She dedicated the day to all the “naysayers” who told the trio they were wasting their time.

“Today is the day that we have proof that hope lives. Just go for it. Put your hopes out there,” she said.

Myra Bowie McCready, who traveled from her retirement home in South Carolina for the celebration, said it’s really pretty simple.

“The takeaway from this is to ask, because you never know,” said the former theater production manager. “You need to be prepared to get a ‘Yes.’ Don’t assume it’s going to be ‘No.'”

 READ MORE ABOUT GROW IT GREEN

The community garden on Early Street has a bright future, thanks to grants that will enable Morristown to acquire the land.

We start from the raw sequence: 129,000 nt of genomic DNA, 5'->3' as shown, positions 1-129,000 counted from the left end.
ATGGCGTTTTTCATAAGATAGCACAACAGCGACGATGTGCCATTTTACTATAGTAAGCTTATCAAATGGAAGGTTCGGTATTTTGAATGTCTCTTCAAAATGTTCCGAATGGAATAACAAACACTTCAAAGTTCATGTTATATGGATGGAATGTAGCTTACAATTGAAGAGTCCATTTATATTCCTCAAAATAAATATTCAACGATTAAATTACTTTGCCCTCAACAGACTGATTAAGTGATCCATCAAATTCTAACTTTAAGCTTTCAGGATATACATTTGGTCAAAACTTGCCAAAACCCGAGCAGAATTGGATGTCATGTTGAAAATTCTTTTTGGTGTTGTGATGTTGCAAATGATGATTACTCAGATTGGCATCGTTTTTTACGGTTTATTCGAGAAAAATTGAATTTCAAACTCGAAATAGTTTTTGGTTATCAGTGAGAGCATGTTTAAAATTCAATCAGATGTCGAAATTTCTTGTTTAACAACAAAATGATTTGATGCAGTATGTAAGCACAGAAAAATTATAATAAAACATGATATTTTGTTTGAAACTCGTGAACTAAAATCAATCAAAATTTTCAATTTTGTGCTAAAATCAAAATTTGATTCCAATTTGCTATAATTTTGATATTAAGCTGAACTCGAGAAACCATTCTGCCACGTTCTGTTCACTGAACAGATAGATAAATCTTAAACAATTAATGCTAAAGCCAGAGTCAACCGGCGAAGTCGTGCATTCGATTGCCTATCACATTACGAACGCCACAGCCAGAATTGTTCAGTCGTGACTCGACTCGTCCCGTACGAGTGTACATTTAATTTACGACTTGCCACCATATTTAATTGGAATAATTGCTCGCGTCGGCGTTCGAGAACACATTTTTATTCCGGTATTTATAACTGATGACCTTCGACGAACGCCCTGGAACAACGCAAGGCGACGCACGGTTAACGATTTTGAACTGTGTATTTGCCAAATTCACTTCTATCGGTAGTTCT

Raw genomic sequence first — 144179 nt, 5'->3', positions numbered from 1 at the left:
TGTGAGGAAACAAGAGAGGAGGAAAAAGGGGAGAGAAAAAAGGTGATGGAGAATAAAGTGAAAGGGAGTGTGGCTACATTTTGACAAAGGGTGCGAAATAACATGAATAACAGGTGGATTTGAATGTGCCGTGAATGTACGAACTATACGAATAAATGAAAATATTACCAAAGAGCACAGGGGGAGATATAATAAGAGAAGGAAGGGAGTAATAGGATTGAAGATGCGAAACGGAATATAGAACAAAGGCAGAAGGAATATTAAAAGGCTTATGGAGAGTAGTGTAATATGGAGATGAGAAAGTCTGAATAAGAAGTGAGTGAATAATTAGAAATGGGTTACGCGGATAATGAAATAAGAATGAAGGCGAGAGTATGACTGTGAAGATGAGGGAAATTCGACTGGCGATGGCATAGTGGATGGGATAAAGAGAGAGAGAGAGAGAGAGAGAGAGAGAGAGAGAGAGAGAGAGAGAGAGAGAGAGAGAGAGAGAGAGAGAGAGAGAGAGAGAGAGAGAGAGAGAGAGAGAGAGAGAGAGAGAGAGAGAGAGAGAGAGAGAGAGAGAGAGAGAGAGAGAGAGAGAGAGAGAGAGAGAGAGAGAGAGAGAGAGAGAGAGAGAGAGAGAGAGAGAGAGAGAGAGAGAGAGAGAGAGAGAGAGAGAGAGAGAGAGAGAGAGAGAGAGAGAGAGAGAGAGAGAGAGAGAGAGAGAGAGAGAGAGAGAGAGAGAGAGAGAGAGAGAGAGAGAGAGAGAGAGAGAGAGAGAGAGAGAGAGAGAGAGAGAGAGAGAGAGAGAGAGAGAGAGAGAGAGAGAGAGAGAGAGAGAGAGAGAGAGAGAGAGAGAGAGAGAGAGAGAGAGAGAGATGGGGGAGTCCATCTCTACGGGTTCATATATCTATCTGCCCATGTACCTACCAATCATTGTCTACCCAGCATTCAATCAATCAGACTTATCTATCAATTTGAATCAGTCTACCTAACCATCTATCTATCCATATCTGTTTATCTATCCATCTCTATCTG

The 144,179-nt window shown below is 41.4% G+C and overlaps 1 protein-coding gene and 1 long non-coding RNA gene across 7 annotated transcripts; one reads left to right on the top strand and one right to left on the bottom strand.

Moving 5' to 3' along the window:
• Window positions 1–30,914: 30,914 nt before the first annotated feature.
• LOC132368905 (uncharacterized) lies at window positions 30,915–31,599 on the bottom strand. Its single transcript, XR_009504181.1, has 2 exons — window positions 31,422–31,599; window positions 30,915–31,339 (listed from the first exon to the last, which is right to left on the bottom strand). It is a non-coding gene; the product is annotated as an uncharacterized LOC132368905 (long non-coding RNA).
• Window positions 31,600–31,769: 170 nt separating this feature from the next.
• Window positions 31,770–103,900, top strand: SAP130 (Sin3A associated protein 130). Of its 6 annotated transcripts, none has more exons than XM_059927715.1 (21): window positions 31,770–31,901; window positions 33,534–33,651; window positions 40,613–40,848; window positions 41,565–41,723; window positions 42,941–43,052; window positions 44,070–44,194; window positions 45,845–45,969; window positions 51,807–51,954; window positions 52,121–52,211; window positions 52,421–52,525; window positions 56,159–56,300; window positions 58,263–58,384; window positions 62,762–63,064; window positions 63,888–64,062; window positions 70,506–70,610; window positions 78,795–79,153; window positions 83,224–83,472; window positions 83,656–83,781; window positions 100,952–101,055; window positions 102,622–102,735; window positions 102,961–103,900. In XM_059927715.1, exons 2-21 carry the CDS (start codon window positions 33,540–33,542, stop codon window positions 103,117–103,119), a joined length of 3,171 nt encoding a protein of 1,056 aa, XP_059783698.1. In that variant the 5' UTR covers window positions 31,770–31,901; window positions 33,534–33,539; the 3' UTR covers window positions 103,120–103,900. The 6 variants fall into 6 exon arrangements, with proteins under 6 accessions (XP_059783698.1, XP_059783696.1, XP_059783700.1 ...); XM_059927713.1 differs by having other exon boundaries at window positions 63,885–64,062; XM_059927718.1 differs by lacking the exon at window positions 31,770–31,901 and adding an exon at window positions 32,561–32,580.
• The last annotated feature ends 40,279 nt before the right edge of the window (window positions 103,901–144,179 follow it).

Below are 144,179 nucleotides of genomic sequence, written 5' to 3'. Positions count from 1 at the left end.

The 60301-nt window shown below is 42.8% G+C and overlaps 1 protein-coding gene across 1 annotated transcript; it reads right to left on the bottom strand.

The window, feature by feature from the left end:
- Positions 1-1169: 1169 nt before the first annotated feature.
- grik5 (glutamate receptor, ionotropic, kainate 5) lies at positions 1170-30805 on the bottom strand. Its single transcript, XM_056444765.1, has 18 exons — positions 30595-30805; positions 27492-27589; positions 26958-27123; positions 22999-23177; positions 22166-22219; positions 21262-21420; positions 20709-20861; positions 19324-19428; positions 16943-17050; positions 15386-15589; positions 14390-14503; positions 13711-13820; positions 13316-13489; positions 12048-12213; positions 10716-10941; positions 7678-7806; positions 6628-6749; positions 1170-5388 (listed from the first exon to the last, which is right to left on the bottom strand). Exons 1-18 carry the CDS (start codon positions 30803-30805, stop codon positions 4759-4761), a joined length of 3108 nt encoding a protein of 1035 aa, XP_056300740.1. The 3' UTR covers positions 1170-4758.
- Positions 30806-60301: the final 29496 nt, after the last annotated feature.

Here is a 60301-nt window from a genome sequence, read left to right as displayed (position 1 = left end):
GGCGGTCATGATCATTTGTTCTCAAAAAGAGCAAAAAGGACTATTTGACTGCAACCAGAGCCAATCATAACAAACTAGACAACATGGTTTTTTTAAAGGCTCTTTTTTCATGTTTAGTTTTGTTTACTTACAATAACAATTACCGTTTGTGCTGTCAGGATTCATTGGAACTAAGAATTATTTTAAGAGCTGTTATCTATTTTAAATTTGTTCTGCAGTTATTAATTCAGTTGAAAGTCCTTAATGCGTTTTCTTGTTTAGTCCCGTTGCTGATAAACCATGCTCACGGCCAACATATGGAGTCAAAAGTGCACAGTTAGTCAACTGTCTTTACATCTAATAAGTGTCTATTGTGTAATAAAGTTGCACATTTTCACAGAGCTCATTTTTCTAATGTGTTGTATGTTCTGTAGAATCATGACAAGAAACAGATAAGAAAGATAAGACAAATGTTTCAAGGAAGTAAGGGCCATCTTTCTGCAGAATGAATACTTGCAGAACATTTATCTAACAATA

The community garden on Early Street has a future, thanks to a community effort

 

 

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5 COMMENTS

  1. Townie

    Ask the Senior that is on a fixed income if they care if fifty or sixty people have a garden that their tax dollars pay for, and you will most likely hear a different story, because money does county for them.

  2. we need to teach the kids to plant a garden , grow and then cook with these delish vegetables….I teach the kids with my kidsgreenkitchen.net……we need all we can do…congrats chef melody

  3. Being that there’s a huge development going in across the street, I think the tax rolls are going to be just fine. Sometimes people matter more than money.